Oral Bacteria Might Aggravate IBD, New Study Suggests

Oral Bacteria Might Aggravate IBD, New Study Suggests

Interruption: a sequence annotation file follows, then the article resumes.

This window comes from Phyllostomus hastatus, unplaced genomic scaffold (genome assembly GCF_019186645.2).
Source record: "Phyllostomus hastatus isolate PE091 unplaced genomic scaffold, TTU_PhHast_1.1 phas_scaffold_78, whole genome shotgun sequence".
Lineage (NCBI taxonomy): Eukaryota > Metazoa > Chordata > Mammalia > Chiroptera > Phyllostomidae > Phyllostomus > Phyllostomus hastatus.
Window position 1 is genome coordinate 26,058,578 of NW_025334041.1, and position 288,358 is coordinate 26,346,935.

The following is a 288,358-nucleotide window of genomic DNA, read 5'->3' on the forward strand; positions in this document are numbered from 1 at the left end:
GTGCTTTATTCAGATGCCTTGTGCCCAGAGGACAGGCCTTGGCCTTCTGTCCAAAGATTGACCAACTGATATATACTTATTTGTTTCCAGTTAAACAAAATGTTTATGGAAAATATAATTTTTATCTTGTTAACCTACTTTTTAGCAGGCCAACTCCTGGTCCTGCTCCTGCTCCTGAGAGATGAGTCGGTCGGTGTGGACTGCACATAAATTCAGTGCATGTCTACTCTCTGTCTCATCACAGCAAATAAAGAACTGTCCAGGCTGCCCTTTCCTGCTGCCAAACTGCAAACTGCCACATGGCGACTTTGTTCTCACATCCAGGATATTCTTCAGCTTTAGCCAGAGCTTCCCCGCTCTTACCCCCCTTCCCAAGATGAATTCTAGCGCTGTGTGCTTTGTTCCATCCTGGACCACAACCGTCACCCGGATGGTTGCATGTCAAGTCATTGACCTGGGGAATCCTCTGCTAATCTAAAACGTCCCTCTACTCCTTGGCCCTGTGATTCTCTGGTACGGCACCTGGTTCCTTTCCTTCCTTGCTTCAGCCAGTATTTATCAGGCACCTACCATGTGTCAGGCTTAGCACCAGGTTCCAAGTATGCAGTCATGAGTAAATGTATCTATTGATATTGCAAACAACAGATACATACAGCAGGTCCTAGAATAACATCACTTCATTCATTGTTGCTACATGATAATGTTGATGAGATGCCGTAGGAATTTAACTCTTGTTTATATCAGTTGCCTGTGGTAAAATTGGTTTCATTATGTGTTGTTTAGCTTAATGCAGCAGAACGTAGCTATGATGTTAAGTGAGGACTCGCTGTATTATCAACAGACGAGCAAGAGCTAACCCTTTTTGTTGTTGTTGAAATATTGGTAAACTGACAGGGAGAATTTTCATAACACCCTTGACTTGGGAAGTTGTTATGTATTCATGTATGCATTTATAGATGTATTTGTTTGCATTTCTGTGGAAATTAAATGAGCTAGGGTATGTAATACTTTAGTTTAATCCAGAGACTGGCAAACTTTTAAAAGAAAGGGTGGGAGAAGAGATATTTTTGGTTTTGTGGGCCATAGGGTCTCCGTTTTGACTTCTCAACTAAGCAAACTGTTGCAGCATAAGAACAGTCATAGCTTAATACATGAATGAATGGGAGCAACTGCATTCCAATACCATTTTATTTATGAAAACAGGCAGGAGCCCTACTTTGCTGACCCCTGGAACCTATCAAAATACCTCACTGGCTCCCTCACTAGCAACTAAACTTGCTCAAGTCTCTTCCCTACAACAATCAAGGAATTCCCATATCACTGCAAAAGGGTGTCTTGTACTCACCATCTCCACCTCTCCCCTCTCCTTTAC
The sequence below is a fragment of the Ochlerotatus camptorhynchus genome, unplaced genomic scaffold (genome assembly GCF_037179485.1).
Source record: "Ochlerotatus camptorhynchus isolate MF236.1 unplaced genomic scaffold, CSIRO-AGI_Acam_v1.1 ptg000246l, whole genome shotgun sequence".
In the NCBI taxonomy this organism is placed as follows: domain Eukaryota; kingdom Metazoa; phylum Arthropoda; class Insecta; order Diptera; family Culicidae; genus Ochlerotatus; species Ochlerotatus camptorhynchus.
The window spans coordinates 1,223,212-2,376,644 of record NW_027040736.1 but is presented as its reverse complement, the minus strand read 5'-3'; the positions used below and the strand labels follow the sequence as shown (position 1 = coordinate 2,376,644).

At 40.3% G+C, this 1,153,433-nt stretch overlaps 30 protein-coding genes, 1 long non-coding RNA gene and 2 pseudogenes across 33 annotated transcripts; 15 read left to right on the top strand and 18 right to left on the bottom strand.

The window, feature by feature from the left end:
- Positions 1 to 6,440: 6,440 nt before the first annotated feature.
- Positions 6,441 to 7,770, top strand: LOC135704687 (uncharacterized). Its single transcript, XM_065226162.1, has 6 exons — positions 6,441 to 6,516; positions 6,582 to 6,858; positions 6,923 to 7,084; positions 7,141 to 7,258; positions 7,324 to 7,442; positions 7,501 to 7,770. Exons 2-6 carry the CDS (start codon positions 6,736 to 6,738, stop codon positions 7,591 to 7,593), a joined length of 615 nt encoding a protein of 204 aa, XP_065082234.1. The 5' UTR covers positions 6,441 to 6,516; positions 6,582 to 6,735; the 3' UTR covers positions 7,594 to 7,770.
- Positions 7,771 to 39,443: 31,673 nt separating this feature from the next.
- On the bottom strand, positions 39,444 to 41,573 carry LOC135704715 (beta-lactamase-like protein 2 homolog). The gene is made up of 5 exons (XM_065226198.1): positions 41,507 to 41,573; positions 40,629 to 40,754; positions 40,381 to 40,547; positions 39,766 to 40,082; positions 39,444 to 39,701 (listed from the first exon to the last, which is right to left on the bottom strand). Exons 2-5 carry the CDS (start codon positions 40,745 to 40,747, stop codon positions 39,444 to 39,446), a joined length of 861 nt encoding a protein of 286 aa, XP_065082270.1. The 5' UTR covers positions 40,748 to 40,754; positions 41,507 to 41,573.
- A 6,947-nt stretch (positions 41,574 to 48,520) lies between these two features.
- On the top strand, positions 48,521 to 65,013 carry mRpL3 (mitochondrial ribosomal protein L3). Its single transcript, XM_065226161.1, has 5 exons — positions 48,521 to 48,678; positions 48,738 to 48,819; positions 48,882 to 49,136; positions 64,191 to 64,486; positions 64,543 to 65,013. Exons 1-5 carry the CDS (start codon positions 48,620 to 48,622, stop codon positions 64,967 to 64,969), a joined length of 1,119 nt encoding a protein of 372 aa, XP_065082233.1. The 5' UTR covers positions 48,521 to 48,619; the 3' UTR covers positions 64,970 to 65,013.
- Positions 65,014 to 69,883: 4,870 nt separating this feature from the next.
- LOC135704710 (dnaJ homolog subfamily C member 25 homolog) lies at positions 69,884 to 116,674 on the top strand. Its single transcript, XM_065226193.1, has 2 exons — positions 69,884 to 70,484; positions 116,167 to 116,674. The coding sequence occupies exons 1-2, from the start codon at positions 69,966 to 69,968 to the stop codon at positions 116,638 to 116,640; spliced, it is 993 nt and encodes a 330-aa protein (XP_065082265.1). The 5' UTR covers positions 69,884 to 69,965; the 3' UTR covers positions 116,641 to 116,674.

Oral BacteriaA certain type of bacteria in the mouth could be associated with the aggravation of inflammatory bowel disease, a study published in the Oral Diseases journal suggests. Acknowledging that streptococcus mutans can aggravate colitis, an inflammation of the colon, in mice, a team of researchers from the Osaka University wanted to evaluate the virulence of colitis using type strains as well as blood isolates of several oral streptococcal species. Streptococcus mutans is a bacteria that inhabits the human oral cavity and produces plaque and acids, breaking down tooth enamel and causing dental caries. Researchers investigated the susceptibility of blood isolates of several oral streptococci to phagocytosis, as well as adhesion to and invasion of hepatic cells and interferon-γ secretion. They used a mouse model of dextran sodium sulphate-induced colitis, in order to evaluate bacterial aggravation of colitis. In addition, team administrated interferon-γ antibody to mice with prominent aggravation of colitis. Results showed that streptococcus sanguinis ATCC 10556 was a possible virulent strain among type strains of several oral streptococci, and that analysis of blood isolates of S. sanguinis TW289 revealed a potential virulent strain. Furthermore, intravenous administration of ATCC 10556 and TW289 caused prominent aggravation of dextran sodium s
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